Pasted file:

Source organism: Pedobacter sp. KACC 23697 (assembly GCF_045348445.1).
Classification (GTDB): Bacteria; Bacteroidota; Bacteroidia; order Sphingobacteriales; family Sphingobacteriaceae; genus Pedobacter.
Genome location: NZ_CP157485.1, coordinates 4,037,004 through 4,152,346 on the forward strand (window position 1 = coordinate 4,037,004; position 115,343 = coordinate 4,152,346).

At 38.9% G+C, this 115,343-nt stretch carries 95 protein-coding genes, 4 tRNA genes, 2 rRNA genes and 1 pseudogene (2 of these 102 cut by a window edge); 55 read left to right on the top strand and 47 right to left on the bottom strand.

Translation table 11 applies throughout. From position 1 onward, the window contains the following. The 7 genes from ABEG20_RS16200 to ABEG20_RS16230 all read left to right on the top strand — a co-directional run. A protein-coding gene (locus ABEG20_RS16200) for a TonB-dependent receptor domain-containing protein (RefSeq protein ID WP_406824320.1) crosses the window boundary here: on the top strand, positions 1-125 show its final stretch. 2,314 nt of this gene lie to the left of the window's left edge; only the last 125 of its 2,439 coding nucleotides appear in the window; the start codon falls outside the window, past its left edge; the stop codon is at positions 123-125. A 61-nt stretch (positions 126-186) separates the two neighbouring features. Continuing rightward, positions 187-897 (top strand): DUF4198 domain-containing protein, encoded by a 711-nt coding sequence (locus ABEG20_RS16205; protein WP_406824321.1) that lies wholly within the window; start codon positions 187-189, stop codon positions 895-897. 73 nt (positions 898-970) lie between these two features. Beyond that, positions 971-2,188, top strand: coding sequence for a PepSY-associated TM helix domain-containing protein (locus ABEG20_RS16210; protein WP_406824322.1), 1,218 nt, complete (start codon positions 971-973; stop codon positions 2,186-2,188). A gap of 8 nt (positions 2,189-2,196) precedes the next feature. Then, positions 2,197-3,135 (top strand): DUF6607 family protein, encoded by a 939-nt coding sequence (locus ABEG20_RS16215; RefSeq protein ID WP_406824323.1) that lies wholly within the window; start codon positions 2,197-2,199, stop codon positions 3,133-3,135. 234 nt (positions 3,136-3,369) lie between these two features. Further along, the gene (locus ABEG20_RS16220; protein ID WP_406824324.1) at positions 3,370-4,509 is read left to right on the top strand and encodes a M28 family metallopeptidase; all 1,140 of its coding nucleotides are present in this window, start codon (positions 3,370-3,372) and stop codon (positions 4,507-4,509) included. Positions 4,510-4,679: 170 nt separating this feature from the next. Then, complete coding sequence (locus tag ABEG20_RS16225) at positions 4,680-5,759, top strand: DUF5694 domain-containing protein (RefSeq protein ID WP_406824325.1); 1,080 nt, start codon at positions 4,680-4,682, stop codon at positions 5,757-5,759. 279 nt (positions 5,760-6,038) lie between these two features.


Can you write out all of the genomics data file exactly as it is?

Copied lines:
Source organism: Pedobacter sp. KACC 23697 (assembly GCF_045348445.1).
Classification (GTDB): Bacteria; Bacteroidota; Bacteroidia; order Sphingobacteriales; family Sphingobacteriaceae; genus Pedobacter.
Genome location: NZ_CP157485.1, coordinates 4,037,004 through 4,152,346 on the forward strand (window position 1 = coordinate 4,037,004; position 115,343 = coordinate 4,152,346).

At 38.9% G+C, this 115,343-nt stretch carries 95 protein-coding genes, 4 tRNA genes, 2 rRNA genes and 1 pseudogene (2 of these 102 cut by a window edge); 55 read left to right on the top strand and 47 right to left on the bottom strand.

Translation table 11 applies throughout. From position 1 onward, the window contains the following. The 7 genes from ABEG20_RS16200 to ABEG20_RS16230 all read left to right on the top strand — a co-directional run. A protein-coding gene (locus ABEG20_RS16200) for a TonB-dependent receptor domain-containing protein (RefSeq protein ID WP_406824320.1) crosses the window boundary here: on the top strand, positions 1-125 show its final stretch. 2,314 nt of this gene lie to the left of the window's left edge; only the last 125 of its 2,439 coding nucleotides appear in the window; the start codon falls outside the window, past its left edge; the stop codon is at positions 123-125. A 61-nt stretch (positions 126-186) separates the two neighbouring features. Continuing rightward, positions 187-897 (top strand): DUF4198 domain-containing protein, encoded by a 711-nt coding sequence (locus ABEG20_RS16205; protein WP_406824321.1) that lies wholly within the window; start codon positions 187-189, stop codon positions 895-897. 73 nt (positions 898-970) lie between these two features. Beyond that, positions 971-2,188, top strand: coding sequence for a PepSY-associated TM helix domain-containing protein (locus ABEG20_RS16210; protein WP_406824322.1), 1,218 nt, complete (start codon positions 971-973; stop codon positions 2,186-2,188). A gap of 8 nt (positions 2,189-2,196) precedes the next feature. Then, positions 2,197-3,135 (top strand): DUF6607 family protein, encoded by a 939-nt coding sequence (locus ABEG20_RS16215; RefSeq protein ID WP_406824323.1) that lies wholly within the window; start codon positions 2,197-2,199, stop codon positions 3,133-3,135. 234 nt (positions 3,136-3,369) lie between these two features. Further along, the gene (locus ABEG20_RS16220; protein ID WP_406824324.1) at positions 3,370-4,509 is read left to right on the top strand and encodes a M28 family metallopeptidase; all 1,140 of its coding nucleotides are present in this window, start codon (positions 3,370-3,372) and stop codon (positions 4,507-4,509) included. Positions 4,510-4,679: 170 nt separating this feature from the next. Then, complete coding sequence (locus tag ABEG20_RS16225) at positions 4,680-5,759, top strand: DUF5694 domain-containing protein (RefSeq protein ID WP_406824325.1); 1,080 nt, start codon at positions 4,680-4,682, stop codon at positions 5,757-5,759. 279 nt (positions 5,760-6,038) lie between these two features.